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The Hearing House enables Henry to find his global voice

It will be eleven-year-old Henry Optican’s first trip to Australia when he goes to Canberra in July to

represent The Hearing House at the annual Power of Speech event in Parliament.

Regional member organisation First Voice hosts the Power of Speech forum, targeted at key

policymakers and designed to challenge the perceptions of what children with hearing loss can


As part of the event, a group of children – all with cochlear implants and representing First Voice

organisations throughout New Zealand and Australia – make individual addresses to a group of MPs, policymakers and government officials around the theme of ‘’The Power of My Hearing Support Team.’’.

Mark Fitzpatrick, chair of First Voice, says, "The Power of Speech gives attendees the chance to hear first-hand how critical it is to have the holistic and connected services provided by the members of First Voice in the shaping lives of children with hearing loss and their families."

The children’s participation shows how early intervention, support and cochlear implants are helping them reach their full potential.

Henry’s unique sense of humour shines

Henry, who is in Year 7 at Kowhai Intermediate School in Auckland, wrote his address for the Power of Speech himself, and has managed to inject his own brand of humour into his speech.

Here is a brief extract:

“The reason I’m able to speak to all of you today is because of my cochlear implants. These life-

changing pieces of tech have helped so many people around the world lead good and noisy lives. If I had been born 100 years ago, I wouldn’t be able to hear anything, from my own footsteps to my parents talking, to an audience clapping — which hopefully all of you will be once I finish this speech!”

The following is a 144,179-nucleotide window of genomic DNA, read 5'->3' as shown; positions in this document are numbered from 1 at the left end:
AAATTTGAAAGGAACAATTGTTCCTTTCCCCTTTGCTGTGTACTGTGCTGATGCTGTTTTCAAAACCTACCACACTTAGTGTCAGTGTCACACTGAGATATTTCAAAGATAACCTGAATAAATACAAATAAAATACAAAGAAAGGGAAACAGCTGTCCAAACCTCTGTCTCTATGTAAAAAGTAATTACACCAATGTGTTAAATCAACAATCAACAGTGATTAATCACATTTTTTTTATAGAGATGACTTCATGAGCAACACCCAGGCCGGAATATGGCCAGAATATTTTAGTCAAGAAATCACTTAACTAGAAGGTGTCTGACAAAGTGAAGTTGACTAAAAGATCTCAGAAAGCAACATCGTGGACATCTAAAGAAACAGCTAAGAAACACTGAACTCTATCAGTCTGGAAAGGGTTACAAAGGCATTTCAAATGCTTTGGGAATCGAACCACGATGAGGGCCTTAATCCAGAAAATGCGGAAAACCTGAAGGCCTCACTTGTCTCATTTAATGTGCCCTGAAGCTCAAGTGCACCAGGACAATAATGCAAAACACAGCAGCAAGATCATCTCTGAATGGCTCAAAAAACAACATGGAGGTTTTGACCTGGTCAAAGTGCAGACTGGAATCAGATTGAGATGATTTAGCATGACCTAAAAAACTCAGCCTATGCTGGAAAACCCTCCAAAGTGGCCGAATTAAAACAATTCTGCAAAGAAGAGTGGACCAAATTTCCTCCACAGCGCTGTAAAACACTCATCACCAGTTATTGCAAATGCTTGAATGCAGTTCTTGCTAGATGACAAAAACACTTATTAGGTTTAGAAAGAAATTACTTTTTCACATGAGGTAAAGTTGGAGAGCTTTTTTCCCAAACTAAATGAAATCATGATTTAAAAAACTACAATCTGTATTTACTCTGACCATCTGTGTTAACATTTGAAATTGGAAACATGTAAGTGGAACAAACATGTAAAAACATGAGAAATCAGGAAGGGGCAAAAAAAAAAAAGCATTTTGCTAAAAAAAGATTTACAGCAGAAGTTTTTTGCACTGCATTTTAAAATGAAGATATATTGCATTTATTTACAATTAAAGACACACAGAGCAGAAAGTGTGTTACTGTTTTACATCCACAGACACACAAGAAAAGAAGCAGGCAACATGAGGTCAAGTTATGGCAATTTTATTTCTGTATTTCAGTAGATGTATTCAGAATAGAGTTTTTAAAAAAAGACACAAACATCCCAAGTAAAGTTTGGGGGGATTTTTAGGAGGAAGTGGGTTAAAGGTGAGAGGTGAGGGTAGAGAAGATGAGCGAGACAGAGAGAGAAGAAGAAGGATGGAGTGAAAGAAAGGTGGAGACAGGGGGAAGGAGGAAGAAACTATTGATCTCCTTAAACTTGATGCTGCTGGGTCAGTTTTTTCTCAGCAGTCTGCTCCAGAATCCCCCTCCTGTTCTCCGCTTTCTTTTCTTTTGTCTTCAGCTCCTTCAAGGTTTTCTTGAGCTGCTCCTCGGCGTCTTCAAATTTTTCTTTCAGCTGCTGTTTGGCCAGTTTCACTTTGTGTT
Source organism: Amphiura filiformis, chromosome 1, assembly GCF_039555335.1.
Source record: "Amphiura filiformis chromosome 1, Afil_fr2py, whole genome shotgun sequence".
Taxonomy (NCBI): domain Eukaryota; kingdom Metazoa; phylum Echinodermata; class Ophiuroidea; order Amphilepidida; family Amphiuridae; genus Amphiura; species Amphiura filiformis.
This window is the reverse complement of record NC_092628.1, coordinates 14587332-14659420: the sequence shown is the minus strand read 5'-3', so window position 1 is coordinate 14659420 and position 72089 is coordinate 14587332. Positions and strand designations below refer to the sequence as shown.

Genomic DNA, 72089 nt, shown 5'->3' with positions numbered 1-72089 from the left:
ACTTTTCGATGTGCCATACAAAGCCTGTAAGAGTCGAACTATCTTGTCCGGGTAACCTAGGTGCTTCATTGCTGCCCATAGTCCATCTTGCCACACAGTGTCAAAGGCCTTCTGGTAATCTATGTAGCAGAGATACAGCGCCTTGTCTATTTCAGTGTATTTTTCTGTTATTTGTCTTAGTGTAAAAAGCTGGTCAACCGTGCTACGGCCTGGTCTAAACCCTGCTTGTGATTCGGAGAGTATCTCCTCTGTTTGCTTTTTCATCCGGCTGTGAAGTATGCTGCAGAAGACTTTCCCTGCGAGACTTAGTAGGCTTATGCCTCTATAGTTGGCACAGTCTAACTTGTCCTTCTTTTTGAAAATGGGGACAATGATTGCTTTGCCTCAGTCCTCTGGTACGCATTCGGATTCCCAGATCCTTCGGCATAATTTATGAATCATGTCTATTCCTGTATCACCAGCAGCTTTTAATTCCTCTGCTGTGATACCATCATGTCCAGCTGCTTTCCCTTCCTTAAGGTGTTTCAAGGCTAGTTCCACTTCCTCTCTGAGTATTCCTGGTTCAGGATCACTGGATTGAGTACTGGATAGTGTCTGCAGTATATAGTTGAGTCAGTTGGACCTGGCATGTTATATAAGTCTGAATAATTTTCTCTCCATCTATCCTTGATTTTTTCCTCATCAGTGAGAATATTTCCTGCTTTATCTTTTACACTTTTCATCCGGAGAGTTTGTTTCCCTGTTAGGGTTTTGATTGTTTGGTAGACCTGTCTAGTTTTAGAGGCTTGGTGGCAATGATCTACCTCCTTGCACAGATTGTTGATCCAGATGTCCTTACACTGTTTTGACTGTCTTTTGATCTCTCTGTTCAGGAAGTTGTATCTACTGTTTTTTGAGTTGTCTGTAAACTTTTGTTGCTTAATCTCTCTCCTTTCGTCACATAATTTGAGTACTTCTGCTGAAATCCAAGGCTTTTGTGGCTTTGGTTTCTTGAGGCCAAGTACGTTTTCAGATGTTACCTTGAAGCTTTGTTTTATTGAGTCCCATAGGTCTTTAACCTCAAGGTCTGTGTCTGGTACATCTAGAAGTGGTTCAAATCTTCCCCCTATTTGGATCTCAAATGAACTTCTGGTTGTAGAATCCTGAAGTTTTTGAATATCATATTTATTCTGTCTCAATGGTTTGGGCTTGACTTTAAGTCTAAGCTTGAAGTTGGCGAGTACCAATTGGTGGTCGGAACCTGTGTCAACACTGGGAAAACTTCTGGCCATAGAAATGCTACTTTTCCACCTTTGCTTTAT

Henry was diagnosed with sensorineural hearing loss at birth. Although he wasn’t completely deaf,

his hearing quickly deteriorated to the point of total deafness.

Henry received bi-lateral cochlear implants just before his third birthday.

In addition to his hearing loss, Henry has been diagnosed with high-functioning autism spectrum


“The Hearing House gave me confidence and courage”.

Henry credits The Hearing House’s support and training with enabling him to become a good and

confident speaker, who has the courage to give a four-minute speech to a large audience without

fear — as he will be doing next month.

In addition to speaking and writing, Henry loves video gaming and coding, and is an avid reader.

Henry is also currently learning Japanese online via Duolingo, something he says he could not havedone without the help of cochlear implants and The Hearing House.

“I wouldn’t be able to present my speech, if it wasn't for the help and support provided by the

fantastic people at The Hearing House,” he says. “I want to thank them as much as I possibly can.

The Hearing House is an amazing organisation that has changed many people's lives — as they have changed mine.”

Henry’s parents, Claire Campbell and Scott Optican, will be accompanying him to the Power of

Speech event in Canberra, along with The Hearing House CEO, Dr Claire Green.

“Being able to attend this event is a highlight of my role,” says Dr Green.

“It’s profoundly moving to witness the power of technology and human relationships as children

with cochlear implants speak in Parliament. Their voices, once unheard, now speak with clarity and

purpose, and are evidence of the transformative impact of the work we can do together.

“At the Power of Speech, we celebrate not only their words, but the possibilities and life choices that lie ahead for these children. Their speeches are a testament to our commitment to breaking barriers and unlocking potential. Together, we redefine what it means to listen, to communicate and to thrive.”

Henry will be speaking at the Power of Speech event in Canberra on Wednesday, 3 July from 10.30- 11.30am AEST. His speech will be live-streamed. Follow The Hearing House on Facebook to access the live stream.

For more about the Power of Speech event, visit


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